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    I agree that you wouldn't need to wait for a page to exist, but even on a B theory of time, one needs to account for why time appears to be passing. Time itself may not be ontologically real, but it certainly still seems like there's a sequence of interconnected events, where actions provoke reactions. If our sense of causality is off, and the effects bring the causes into being, then you can get a backwards infinite regression (but I would have to question whether you can get a forwards one), but otherwise I think there are still problems. Unless of course we want to toss out causality altogether and say that things only seem to be connected.

    Ironically enough, I prefer eternal temporal regress on an A-theory than on a B-theory. If time is ontologically real, I don't see any more of a problem with infinite time than I do with the idea of an eternal God in general. If we have an eternal God eternally creating, then infinite time is the obvious conclusion, as mindboggling as it may be. B-theory seems to imply a more self-contained take on time, though, and I don't see that as compatible with infinity in the same way.

    If you really want to get into infinite regressions, here's an article defending the Kalam on the B-theory that I found a while back. Haven't read through all of it, since the Kalam isn't something I'm particularly interested in, but it might be what you're looking for if you want to see a real defense.
     
    Last edited: Jun 11, 2019
  15. Moral Orel

    Moral Orel Proud Citizen of Moralton Supporter

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    I'm still thinking about the rest of your post. But I thought the same thing that you wrote here while I was reading some of the link you posted. He and Craig both claim that actual infinites are impossible, but God has to be an actual infinite, doesn't He? Or at least some of his attributes must be.
     
  16. Eight Foot Manchild

    Eight Foot Manchild His Supreme Holy Correctfulness

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    You have an extremely poor track record of representing primary scientific literature in your favor. Last time you tried this, you tried to cite a 'study' from Cornell that didn't even exist.

    I'll still read those sources when I get the chance, but I'm not exactly holding my breath.

    Because fossils are extremely rare. Why would you expect to find a complete fossil record of every living thing that hasn't ever existed?

    Of course, if there were no fossils AT ALL, the evidence from genetics would still be more than enough on its own.

    Punctuated equilibrium is not 'large changes', individual to individual. It's relatively brief periods of rapid changes - still small, and still cumulative - that result in relatively 'fast' speciation, followed by stasis.

    It's also not mutually exclusive to the concept of gradualism. They have exactly the same mechanisms, just different circumstances. They can both happen. Some scientists put more emphasis on one or the other, and as in all fields, there is ongoing debate.

    There is no debate about whether evolution happens. There is only the overwhelming consensus, and a minuscule fringe of dissenters.

    You don't know that, of course. You have an extemely narrow experience of what constitutes 'life'. Given an infinite set of possible conditions, there is no telling how many of them could have resulted in a universe where intelligent life could exist, in forms that are unimagined by you or anyone else. It's a gussied-up argument from ignorance.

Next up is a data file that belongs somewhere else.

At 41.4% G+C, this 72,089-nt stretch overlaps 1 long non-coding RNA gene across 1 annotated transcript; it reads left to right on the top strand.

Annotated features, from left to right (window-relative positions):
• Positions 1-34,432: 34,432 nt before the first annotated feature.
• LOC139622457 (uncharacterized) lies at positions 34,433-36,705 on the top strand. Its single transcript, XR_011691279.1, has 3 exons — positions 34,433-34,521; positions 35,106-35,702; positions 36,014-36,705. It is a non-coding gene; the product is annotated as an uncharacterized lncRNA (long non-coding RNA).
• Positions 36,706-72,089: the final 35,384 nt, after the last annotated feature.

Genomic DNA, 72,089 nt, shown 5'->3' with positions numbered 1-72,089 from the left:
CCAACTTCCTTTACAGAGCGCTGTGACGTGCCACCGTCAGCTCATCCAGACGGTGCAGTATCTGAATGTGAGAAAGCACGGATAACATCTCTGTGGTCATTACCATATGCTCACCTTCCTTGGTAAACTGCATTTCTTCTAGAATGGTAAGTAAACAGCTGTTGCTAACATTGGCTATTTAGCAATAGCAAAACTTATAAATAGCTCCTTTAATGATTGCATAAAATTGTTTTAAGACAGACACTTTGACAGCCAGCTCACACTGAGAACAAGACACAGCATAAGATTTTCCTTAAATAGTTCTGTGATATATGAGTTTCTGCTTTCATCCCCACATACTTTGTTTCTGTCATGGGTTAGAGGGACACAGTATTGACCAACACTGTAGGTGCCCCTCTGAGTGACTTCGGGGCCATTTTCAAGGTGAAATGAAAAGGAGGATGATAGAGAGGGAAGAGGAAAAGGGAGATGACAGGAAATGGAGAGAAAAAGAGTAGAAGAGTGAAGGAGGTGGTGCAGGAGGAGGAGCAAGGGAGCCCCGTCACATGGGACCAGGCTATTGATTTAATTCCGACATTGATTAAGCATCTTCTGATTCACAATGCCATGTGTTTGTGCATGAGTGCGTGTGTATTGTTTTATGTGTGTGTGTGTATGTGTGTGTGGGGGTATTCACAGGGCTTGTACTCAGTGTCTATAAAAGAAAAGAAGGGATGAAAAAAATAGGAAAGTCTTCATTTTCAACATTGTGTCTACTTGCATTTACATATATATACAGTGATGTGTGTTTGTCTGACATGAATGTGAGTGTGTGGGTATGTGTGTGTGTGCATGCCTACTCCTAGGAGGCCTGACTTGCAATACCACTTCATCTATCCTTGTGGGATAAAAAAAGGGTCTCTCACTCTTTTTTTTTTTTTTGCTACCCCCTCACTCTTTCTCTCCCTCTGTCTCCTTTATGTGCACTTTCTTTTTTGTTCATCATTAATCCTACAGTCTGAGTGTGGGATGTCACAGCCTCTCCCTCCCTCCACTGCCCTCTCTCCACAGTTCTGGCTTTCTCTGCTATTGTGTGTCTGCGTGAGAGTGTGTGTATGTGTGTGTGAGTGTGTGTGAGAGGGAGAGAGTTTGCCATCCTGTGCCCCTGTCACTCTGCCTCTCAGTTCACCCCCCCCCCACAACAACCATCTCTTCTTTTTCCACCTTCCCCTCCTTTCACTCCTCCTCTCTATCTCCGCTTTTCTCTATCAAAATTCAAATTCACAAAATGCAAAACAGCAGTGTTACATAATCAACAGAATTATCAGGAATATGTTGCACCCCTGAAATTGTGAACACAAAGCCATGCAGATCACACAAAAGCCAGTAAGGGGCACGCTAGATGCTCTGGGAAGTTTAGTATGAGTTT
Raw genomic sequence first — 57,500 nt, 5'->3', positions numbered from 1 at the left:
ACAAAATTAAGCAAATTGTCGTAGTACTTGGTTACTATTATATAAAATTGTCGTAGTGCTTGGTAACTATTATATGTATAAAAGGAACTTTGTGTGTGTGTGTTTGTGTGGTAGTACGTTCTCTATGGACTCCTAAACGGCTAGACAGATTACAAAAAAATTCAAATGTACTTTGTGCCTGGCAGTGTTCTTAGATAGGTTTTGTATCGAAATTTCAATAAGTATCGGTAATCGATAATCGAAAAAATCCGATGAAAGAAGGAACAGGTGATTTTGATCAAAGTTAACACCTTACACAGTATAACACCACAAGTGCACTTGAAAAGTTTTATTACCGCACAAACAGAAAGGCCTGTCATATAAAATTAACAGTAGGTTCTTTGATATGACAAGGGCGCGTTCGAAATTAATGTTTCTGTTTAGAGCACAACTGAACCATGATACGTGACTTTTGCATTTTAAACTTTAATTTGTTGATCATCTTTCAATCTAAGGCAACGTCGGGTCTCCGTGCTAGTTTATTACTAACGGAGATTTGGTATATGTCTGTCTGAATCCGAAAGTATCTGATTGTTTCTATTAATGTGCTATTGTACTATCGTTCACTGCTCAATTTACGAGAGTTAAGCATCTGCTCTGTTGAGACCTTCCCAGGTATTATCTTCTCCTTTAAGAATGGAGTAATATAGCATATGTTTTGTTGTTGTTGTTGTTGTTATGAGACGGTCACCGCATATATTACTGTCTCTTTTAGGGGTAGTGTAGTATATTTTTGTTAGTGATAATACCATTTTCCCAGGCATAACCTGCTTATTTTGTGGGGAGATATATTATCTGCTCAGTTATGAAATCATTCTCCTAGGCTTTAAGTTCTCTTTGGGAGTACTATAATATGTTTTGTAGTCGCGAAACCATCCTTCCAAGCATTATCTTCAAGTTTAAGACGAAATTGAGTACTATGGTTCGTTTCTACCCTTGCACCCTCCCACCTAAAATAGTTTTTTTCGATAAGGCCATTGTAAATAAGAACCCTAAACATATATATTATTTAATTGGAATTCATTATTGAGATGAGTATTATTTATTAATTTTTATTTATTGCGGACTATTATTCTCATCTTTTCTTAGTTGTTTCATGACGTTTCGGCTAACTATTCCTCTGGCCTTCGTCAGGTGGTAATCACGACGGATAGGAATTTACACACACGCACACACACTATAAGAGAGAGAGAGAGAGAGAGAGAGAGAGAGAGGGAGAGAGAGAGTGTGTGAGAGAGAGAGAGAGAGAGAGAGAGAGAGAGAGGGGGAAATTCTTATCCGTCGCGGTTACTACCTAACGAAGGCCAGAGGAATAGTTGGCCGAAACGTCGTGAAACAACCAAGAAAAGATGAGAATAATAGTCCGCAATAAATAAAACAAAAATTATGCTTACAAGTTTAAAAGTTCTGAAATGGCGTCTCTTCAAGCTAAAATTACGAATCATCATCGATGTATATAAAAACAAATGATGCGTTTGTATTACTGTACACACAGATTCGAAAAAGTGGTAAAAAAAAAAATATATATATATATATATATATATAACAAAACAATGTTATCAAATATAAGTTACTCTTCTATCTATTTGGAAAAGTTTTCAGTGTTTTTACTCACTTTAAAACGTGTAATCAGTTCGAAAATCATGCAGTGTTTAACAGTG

Which is all to say nothing of the theological implications. You are proposing a god whose intended purpose was to create life, who couldn't find a better way than to make a universe that is 99.99999999999999999999% deadly to us. This is gargantuanly wasteful. If hydrogen molecules could think, they would have a much better case than humans do, in thinking the universe was created with them in mind.

    All of that is really beside the point, though. Your implication earlier was that the idea of the anthropic principle as evidence for Yahweh was 'well supported'. Which is false.
     
    Last edited: Jun 11, 2019
  17. gradyll

    gradyll In the grip of grace

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    sir this is a bandwagon fallacy. Popular opinion is not what makes a logical statement true or not. Look up the history of bad science, to confirm this.
     
  18. gaara4158

    gaara4158 I prefer you trust your reason.

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    Nope, I’ve already explained to you that appeal to scientific consensus is not a bandwagon fallacy, twice now. You ignored it both times, of course, but you’re not getting away with it.
     
  19. HitchSlap

    HitchSlap Burn the torch!

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    The only bad science is creationism. That’s why it’s called pseudoscience. Real science is self correcting, provisional, and is the best explanation for what we see.
     
  20. Silmarien

    Silmarien Existentialist

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    Technically speaking, no. God is seldom conceived of as being temporal at all, so there is no infinite temporal regression. There's just eternity. If God is thought to be a being like others, something that "possesses" actuality like everything else, there are serious issues, but step beyond that into the ontotheological and most of them resolve. (Granted, it's still almost impossible to conceptualize.)

    There are interesting problems here, though. Is God capable of change? I would think not, because a change of state implies temporality, and then we have to worry about divine temporal regression, amongst other things. I suspect Craig would disagree there, but I think this leads to him having to resort to a ton of special pleading as a result. (Of course, there are issues with the alternative view as well: does God undergo a change by creating a temporal world? Is his knowledge of reality now different than it was before?)

    This is one of the deeper issues with theism, and the sort of thing I wish came up more outside of rarified theological circles.